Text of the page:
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Securities regulators rethink U.S. pot listing policy

Some of Aphria's medical marijuana plants grow in their greenhouse in Leamington, Ont.

GEOFF ROBINS/The Globe and Mail

Canadian securities regulators are rethinking the rules that allow cannabis companies doing business in the United States to raise funds in Canada's stock markets.

Last October, the Canadian Securities Administrators (CSA), an umbrella group for the provincial securities commissions, said that these firms can go public as long as they disclose the legal risks they face in the U.S., where marijuana is legal in certain states but illegal under federal law.

To justify its decision, the CSA cited an Obama-era policy, known as the Cole Memorandum, which made it unlikely that federal law would be enforced against those operating legally in a state. But last week, the Cole Memo was revoked by U.S. Attorney General Jeff Sessions.

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Late on Friday, the CSA issued a press release saying that it was second-guessing its regime.

"The CSA is considering whether our disclosure-based approach for issuers with U.S. marijuana-related activities remains appropriate in light of the rescission of the Cole Memorandum," the CSA said on Friday after stock markets closed for the week. "We will communicate more details about our position shortly."

That raises doubts over whether Canadian regulators could change course and disallow some cannabis companies with U.S. assets from tapping the Canadian public markets.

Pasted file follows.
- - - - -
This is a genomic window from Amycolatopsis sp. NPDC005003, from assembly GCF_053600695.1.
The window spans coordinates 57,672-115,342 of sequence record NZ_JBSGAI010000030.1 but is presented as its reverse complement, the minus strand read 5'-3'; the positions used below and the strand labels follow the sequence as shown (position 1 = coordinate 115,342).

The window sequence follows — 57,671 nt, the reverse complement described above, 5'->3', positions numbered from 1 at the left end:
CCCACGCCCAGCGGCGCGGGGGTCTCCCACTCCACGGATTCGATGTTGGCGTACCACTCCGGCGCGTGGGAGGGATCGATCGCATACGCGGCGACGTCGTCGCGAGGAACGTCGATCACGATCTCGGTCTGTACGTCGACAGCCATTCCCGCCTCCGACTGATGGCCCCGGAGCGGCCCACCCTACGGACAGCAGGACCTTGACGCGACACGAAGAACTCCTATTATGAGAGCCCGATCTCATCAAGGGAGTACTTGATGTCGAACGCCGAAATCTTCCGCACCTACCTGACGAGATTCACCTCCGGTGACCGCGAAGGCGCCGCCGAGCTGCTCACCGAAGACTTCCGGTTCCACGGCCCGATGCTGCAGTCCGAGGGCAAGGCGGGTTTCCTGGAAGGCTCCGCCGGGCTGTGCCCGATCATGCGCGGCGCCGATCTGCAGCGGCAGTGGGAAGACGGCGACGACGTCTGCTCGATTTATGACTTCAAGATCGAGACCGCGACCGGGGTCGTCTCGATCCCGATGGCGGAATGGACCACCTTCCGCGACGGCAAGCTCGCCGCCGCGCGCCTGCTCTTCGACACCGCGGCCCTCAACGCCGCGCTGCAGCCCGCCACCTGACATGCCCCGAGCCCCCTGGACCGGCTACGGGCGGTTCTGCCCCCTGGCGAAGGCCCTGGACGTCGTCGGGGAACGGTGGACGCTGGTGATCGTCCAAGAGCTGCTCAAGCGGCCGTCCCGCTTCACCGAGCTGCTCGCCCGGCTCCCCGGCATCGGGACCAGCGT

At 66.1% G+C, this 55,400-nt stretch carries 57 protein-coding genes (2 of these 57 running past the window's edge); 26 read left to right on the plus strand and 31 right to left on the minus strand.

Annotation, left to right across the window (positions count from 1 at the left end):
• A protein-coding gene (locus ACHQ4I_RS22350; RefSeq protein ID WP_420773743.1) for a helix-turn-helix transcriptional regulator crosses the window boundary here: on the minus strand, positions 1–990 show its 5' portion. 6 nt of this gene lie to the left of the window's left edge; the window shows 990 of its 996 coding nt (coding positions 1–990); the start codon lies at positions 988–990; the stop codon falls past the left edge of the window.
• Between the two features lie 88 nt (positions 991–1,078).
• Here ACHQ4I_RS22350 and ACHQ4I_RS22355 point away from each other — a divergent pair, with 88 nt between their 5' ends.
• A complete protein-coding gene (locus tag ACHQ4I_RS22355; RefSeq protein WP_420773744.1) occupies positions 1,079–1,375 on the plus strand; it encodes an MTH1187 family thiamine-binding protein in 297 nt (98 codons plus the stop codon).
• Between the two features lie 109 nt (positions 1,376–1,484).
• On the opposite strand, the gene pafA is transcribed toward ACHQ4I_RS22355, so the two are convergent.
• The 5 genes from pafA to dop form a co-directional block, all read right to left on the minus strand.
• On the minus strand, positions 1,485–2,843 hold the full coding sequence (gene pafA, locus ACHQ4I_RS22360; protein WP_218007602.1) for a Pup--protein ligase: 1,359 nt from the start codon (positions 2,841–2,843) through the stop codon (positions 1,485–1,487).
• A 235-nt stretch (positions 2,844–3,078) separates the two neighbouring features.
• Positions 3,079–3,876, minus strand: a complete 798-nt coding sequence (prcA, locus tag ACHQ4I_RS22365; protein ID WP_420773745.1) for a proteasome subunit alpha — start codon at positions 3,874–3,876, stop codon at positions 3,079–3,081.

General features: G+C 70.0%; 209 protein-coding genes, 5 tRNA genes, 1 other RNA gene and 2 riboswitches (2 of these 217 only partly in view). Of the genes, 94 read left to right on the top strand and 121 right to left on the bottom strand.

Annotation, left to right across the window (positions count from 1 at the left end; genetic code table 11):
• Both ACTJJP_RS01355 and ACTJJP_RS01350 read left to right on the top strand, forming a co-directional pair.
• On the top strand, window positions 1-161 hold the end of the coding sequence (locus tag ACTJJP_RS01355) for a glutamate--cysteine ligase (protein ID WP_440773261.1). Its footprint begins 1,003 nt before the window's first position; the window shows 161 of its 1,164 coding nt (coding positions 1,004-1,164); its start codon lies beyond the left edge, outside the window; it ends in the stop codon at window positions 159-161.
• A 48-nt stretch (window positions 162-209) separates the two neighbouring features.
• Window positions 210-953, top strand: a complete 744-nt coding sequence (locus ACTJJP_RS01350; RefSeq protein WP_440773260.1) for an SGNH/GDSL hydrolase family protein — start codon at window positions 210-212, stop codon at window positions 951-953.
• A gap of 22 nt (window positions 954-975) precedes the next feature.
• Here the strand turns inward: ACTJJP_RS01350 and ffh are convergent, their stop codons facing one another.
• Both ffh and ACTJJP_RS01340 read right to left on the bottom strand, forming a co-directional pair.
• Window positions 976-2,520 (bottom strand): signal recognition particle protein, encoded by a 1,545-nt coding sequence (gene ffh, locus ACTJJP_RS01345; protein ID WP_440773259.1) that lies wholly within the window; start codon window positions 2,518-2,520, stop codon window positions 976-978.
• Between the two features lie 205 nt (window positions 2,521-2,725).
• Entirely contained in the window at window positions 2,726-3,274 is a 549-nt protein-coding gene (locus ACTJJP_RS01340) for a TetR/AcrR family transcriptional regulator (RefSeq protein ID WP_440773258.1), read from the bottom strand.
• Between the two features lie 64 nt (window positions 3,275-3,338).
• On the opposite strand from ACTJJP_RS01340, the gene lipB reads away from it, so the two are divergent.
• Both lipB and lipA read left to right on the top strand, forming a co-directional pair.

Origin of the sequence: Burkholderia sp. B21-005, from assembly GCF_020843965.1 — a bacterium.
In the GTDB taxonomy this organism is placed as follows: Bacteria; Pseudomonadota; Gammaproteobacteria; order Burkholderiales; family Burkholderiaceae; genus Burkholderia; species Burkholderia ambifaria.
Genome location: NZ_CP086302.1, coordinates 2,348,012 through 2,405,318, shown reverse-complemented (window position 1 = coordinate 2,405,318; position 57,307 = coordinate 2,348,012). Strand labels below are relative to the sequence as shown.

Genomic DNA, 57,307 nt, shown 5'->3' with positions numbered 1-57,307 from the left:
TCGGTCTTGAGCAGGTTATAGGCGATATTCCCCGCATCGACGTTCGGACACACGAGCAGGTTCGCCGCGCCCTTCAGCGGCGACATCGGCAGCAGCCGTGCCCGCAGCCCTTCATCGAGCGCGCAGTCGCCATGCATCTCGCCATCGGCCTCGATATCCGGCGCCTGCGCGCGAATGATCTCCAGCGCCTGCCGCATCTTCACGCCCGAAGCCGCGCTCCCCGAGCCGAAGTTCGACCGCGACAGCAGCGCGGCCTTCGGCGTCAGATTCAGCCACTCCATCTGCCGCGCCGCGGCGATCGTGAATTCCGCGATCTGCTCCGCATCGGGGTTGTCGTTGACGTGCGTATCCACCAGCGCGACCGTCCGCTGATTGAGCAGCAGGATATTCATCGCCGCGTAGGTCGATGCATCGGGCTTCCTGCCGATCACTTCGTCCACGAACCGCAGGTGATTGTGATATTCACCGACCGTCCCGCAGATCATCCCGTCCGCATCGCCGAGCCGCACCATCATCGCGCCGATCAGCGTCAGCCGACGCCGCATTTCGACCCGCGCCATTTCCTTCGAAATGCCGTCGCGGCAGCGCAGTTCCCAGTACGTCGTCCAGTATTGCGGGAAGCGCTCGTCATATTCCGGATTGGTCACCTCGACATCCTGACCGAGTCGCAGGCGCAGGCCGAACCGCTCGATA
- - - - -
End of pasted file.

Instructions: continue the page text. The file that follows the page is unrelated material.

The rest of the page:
Pot companies with U.S. exposure, many of which are listed on the Canadian Securities Exchange (CSE), raced to reassure their investors after the Cole Memo was revoked, saying that there had been no change in U.S. law. Stocks across the sector plummeted at first. Then, investors started buying back in. But, amid volatility, many cannabis stocks plunged to end the week.

Medical cannabis companies south of the border, such as Florida's Liberty Health Sciences Inc., say their businesses are still protected legally. In the past, the U.S. Congress has passed spending bills that do not earmark federal funds for prosecuting offences involving medical cannabis that comply with state law. The current bill is set to expire on Jan. 19.

The Sessions memo didn't phase Sunniva Inc., a cannabis grower with exposure to the market in California. The Vancouver company listed its shares on the CSE on Jan. 10, with the blessing of the British Columbia Securities Commission.

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